DH + DS: The Machine as Horizon of Interpretation

DH + DS: The Machine as Horizon of Interpretation

A transdisciplinary conference on
the intersection between data science and digital humanities

featuring a keynote by

Matt Jockers

Matt Jockers

Associate Dean for Research & Partnerships
and Susan J. Rosowski Associate Professor of English
at the University of Nebraska
Director of the Nebraska Literary Lab 

and former Director of the  Stanford Literary Lab

Novel Analytics from James Joyce to the Bestseller Code

To better understand bestselling fiction, Matthew Jockers and research partner Jodie Archer took the advice of Google researchers who argue that we should “embrace complexity and make use of the best ally we have: the unreasonable effectiveness of data.”  Instead of seeking a formula or telling authors how to write a successful novel, Jockers and Archer went to the books, thousands of them, and leveraged computation to ask a simple question: “what are these texts made of?”  The bold claim of their research, documented in The Bestseller Code, is that novels that hit the New York Times bestseller list are not random lottery winners but books that share an uncanny number of textual features.  In this lecture, Jockers will describe how he went from being a close reader of language in Joyce’s Ulysses to mining thousands of novels in search of the linguistic patterns most typical to books that best sell.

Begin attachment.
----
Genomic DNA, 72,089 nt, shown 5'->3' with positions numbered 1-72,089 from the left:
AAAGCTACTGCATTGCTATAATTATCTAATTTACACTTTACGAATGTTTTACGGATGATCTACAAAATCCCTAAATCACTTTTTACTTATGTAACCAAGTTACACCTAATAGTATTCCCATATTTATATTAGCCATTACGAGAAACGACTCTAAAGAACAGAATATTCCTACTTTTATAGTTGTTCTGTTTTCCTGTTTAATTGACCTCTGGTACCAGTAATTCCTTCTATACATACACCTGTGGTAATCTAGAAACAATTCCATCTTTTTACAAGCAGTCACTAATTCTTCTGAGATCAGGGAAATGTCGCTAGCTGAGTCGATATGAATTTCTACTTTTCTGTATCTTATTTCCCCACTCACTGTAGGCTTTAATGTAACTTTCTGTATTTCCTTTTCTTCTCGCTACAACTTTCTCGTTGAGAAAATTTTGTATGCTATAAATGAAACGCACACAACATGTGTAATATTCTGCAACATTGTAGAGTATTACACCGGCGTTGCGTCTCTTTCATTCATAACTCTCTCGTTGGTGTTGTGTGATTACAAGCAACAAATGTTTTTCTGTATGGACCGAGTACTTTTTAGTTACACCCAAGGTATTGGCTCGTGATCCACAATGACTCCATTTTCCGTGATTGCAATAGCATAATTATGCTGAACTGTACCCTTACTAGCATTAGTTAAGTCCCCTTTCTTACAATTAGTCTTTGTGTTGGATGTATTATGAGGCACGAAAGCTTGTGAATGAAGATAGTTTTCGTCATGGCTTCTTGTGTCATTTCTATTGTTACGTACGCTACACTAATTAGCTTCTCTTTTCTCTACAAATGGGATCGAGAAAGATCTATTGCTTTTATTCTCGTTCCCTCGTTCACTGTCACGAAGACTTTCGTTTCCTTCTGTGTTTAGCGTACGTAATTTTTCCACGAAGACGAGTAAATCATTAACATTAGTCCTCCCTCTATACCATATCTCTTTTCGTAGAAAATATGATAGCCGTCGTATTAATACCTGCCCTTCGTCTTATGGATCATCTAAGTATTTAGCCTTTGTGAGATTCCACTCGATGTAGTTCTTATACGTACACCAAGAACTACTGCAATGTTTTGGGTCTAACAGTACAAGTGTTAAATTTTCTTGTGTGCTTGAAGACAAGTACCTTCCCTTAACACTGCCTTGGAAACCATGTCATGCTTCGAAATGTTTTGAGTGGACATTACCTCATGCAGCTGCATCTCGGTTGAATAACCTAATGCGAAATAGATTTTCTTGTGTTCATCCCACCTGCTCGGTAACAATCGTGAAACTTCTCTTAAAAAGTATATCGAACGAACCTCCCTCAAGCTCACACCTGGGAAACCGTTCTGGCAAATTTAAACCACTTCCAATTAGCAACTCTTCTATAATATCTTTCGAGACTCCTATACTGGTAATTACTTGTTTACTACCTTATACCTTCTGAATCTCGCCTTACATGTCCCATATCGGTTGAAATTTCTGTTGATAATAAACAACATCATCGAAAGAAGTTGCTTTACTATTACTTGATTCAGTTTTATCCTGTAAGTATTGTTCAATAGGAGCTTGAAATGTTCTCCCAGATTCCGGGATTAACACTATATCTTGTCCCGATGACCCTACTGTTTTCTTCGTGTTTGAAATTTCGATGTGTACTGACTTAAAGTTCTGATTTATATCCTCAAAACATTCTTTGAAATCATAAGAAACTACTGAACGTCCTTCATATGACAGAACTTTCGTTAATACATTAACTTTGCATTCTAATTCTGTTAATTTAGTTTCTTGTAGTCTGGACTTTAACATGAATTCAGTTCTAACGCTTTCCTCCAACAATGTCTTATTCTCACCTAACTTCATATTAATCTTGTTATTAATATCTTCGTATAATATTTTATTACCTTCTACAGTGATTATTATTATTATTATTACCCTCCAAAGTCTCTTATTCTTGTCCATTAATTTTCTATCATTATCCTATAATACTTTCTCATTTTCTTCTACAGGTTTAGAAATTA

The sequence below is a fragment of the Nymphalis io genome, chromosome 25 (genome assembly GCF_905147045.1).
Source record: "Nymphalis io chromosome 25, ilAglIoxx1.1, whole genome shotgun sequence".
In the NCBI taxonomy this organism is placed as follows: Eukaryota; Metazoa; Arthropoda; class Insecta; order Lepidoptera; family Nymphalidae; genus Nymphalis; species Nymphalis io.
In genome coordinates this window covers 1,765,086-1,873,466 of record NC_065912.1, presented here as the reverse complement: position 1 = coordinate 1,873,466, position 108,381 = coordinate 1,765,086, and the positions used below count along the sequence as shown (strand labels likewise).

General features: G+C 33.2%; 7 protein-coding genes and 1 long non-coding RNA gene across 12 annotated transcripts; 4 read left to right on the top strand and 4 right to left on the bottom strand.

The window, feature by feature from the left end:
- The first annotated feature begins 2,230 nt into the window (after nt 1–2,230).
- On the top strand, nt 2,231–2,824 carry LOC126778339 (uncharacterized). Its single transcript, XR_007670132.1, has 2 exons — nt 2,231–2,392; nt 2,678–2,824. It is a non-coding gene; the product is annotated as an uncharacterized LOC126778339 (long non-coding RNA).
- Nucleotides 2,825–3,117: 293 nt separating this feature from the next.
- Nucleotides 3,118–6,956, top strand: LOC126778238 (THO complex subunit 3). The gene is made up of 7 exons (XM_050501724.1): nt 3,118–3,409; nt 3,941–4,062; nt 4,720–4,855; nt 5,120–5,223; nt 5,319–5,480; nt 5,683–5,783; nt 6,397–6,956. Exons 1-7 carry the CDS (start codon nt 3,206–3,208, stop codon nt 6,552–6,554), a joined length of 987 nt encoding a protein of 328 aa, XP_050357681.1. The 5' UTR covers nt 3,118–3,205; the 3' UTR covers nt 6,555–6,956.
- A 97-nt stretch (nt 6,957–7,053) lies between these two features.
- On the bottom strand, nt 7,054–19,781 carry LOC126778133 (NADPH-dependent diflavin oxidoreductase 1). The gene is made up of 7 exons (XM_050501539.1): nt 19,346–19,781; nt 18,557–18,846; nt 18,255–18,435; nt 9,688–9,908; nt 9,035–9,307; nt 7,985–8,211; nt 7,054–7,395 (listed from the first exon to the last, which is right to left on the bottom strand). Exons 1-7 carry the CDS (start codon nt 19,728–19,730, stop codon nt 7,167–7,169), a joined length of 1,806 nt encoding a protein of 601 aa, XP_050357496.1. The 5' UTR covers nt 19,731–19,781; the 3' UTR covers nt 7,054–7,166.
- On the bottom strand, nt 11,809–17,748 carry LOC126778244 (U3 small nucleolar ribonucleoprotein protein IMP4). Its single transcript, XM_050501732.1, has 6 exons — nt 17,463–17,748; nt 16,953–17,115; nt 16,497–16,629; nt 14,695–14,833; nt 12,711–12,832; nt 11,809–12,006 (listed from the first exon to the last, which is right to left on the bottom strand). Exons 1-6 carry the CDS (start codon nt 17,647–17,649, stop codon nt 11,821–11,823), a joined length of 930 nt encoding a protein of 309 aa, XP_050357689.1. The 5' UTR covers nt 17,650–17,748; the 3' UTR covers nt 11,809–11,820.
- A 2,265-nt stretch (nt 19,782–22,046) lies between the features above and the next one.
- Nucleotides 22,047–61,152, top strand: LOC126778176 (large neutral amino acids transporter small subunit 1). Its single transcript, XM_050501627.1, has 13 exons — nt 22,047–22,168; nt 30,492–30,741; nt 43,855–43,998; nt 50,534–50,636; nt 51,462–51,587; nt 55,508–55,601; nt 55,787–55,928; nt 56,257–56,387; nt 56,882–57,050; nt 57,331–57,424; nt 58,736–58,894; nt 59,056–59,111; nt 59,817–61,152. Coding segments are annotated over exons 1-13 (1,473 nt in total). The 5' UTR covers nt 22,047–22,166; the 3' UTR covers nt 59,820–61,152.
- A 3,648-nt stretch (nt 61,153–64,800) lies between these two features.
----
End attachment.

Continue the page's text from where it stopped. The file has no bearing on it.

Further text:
Morning Session / Nau Hall, Room 101

9:00   Welcoming Remarks

9:10    Keynote Address

10:30  Coffee Break

10:50  Panel Discussion with Don Brown (Systems Engineering and Director of the Data Science Institute); Alison Booth (Director, Scholars Lab), Worthy  Martin (Computer Science and Director of IATH), Bill Pearson (Biochemistry and Molecular Genetics), and Matt Jockers.

12:00  Break for Lunch

Afternoon Session /  Alderman Library, Room 317

2 to 3:30 Open Discussion with UVA President’s Fellows and others

3:30         Concluding Remarks

The conference is supported by the Page-Barbour Fund
and sponsored by SHANTI, the Department of Philosophy, 
the Center for the Study of Data and Knowledge,
a Data Science Institute Center of Excellence